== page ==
The mass adoption of networked communication and an emerging culture of open sharing have provided a boon for social scientists. They have opened a window through which social scientists can observe the experiences of individuals and groups that have been all-too-easily ignored by history, and present an opportunity for researchers to examine not just a few, but thousands of eyewitness accounts of an event. My own work, for example, has examined protests on Twitter, how people use the Digg website to become part of an online community, how political campaigners reach voters online and how blogs can contribute to the spread of news. The US Library of Congress, which last year acquired the archive of all public tweets made since Twitter began in 2006, announced that it will open up access to the database, although it is not yet clear when or under what rules. Through social media, social science is entering an age of 'big science'.

Collecting public musings can create ethical dilemmas for researchers. The messages may be publicly available, but the individuals writing them might not realize just how public they are, and might be surprised when their words are preserved or placed in another context. When, in 2006, sociologists from Harvard University in Cambridge, Massachusetts, collected data from Facebook for a study on students' friendships and shared interests, some people questioned whether the researchers had sufficient permission to distribute the data, and whether they had made them sufficiently anonymous. Similarly, when America Online (AOL) released a data set of some 20 million search terms from 650,000 anonymized users for the purposes of research, also in 2006, journalists and others managed to link some individuals to strings of search terms. The scandal resulted in a class-action lawsuit and the resignation of AOL's chief technology officer.

Aspects of gaming cultures, such as players' conventions, are unfamiliar to many members of the ethics committees that must judge web-based privacy issues. Credit: J. JOHANNESSEN/PANOS

Working on large-scale public conversations is new ground for many researchers, and for most research ethics committees, also called institutional review boards (IRBs). What constitutes ethical conduct remains blurry. In the case of the Harvard Facebook study, the methodology passed ethics review, but still caused controversy. Equally troubling is the other side of the coin: many studies have been blocked by ethics review, even when they present minimal risk to the participants.

IRBs were initially created as a way to review medical research in the United States, protect against ethical misconduct and ensure that participants were made aware of the risks associated with medical experimentation. By the late 1960s, the boards were also overseeing privacy risks in social-science research, prompting the prominent US anthropologist Margaret Mead to argue to the National Institutes of Health that her field did not work with “subjects”, but rather with “informants in an atmosphere of trust and mutual respect”. By the mid-1990s, particularly in the United States, IRBs were overseeing groups that they used to ignore: historians, journalists and folklorists, for example. As Laurie Essig, a sociologist at Middlebury College in Vermont, put it in a blog post in August in the Chronicle of Higher Education: “IRBs have treated speaking with someone as equivalent to experimenting on them and have almost killed fieldwork in the process”. The US model is becoming the global norm, as IRBs elsewhere begin to review studies being done in the social sciences and humanities.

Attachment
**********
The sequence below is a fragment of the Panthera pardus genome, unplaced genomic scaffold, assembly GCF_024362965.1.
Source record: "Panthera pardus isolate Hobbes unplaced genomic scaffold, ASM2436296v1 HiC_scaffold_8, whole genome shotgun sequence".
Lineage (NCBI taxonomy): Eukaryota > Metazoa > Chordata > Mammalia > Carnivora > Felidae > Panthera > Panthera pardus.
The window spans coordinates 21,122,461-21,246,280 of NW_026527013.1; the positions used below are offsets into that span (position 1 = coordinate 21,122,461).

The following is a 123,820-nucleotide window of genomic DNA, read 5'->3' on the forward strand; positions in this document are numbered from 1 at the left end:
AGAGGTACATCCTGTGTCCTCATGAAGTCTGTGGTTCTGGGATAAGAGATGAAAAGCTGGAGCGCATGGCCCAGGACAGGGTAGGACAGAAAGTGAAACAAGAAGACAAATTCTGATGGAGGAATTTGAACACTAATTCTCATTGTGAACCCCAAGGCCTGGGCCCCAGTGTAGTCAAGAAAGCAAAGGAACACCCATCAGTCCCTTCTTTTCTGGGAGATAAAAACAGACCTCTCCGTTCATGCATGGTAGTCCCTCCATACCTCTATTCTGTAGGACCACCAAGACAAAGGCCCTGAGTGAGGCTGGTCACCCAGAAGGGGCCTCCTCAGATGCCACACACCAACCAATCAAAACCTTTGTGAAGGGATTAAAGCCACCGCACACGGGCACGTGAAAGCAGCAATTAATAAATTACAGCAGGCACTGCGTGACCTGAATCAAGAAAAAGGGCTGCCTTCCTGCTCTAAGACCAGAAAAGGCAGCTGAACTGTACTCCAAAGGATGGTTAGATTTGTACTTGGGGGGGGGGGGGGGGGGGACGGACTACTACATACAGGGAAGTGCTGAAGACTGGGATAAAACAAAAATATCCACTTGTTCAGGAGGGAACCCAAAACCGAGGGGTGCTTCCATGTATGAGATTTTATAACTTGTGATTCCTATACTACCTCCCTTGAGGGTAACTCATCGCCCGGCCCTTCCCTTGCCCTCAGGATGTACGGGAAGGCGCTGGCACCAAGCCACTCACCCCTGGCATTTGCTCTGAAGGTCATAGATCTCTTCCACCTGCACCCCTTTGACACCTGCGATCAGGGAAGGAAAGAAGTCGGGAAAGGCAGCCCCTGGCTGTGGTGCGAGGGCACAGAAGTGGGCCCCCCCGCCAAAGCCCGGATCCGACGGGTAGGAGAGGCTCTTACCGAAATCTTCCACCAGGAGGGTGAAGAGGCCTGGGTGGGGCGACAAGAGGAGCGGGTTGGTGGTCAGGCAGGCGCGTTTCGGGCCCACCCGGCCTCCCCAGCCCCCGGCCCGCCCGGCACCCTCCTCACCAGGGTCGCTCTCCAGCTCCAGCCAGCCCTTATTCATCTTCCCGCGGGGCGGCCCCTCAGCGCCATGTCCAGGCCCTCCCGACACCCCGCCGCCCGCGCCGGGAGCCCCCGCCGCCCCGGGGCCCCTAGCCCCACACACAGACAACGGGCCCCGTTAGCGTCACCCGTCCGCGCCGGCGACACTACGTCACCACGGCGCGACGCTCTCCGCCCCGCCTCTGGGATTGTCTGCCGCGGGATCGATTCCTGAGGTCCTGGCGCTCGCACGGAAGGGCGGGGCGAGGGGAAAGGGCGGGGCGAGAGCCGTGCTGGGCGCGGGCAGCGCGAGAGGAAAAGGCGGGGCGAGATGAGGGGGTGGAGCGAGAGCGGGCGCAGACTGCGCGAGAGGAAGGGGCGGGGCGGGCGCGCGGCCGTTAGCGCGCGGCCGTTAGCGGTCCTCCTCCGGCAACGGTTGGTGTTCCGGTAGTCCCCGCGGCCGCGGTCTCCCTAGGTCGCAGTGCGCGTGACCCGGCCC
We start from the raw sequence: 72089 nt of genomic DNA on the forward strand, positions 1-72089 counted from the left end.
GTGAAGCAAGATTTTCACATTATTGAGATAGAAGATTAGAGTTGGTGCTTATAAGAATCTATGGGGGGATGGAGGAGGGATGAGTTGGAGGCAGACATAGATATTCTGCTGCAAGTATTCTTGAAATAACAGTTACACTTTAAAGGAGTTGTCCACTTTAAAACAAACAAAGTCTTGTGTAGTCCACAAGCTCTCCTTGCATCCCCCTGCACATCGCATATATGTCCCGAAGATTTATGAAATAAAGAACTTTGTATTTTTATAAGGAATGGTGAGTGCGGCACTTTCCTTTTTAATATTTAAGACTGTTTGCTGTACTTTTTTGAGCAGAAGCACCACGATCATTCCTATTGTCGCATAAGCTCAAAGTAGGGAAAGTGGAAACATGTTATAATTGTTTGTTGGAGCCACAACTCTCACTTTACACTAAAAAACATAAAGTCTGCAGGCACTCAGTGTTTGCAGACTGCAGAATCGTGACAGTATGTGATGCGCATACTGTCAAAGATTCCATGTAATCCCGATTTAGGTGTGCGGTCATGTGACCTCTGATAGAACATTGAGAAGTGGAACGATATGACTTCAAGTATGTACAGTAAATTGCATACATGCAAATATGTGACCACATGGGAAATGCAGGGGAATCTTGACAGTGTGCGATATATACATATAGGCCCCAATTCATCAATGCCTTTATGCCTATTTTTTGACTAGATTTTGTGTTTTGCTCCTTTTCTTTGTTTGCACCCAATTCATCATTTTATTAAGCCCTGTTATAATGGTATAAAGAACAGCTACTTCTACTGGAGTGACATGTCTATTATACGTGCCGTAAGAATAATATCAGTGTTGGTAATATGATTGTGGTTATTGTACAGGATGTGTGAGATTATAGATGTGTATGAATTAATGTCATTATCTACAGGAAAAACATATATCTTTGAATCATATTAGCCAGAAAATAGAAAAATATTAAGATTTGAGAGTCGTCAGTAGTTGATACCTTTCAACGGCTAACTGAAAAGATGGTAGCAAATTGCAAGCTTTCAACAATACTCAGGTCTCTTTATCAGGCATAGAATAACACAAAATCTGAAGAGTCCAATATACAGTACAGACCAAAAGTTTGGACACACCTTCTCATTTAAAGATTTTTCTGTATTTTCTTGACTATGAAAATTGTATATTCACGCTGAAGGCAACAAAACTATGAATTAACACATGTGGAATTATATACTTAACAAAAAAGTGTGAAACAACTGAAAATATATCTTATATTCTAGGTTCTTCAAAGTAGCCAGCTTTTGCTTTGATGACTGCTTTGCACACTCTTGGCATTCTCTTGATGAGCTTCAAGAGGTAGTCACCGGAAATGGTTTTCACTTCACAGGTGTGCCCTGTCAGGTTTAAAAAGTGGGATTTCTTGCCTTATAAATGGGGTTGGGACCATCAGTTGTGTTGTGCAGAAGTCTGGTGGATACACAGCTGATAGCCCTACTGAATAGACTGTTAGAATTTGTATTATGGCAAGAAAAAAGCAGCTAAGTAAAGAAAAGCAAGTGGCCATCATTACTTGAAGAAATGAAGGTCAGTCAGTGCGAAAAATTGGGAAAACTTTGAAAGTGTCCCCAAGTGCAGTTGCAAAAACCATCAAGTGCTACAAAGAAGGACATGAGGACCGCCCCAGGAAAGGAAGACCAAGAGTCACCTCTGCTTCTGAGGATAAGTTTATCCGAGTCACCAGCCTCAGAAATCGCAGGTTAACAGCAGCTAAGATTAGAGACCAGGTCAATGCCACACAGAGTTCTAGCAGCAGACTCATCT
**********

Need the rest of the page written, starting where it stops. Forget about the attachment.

The time and expense of intensive ethics review of online social science puts the brakes on such work: both slowing down research and restricting the sharing of data.

Steps are being taken to resolve these issues, but more needs to be done. Journals and funding agencies can, and should, help by making ethics reviews more transparent. This will demystify the ethics considerations behind such work so that researchers can learn from the successes of others. It will also encourage companies and the public to entrust their personal information to scientists. IRBs, for their part, should not apply the same standards used for studies that entail risks to health to those that may just have privacy issues, particularly when the societal perception of online privacy is in flux.

War stories

Working social scientists will agree that research conduct must be ethical, but few will extol the virtues of the IRB. War stories abound: a protocol held up because someone on the committee felt that the area of research was fruitless, or because of a spelling error, or because the research might have brought too much controversy to the campus. Even when the issues are more central to the protection of people, the standards of approval are often ambiguous and informal. High levels of scrutiny are clearly necessary for a drug trial. But scrutinizing whether gamers would be traumatized by being asked questions about dressing up as characters for conventions — to take an example from my students' research — is an issue best addressed by the researchers, who have had much more exposure to the participants and the culture being examined.

For those who research online interactions, it can be especially frustrating to have a board filled with members who have never used Facebook or played World of Warcraft. Although IRBs can, and sometimes do, bring in experts who can address the context of the research more directly, this happens more rarely than it should.

The decisions of IRBs seem to be idiosyncratic and, by extension, capricious.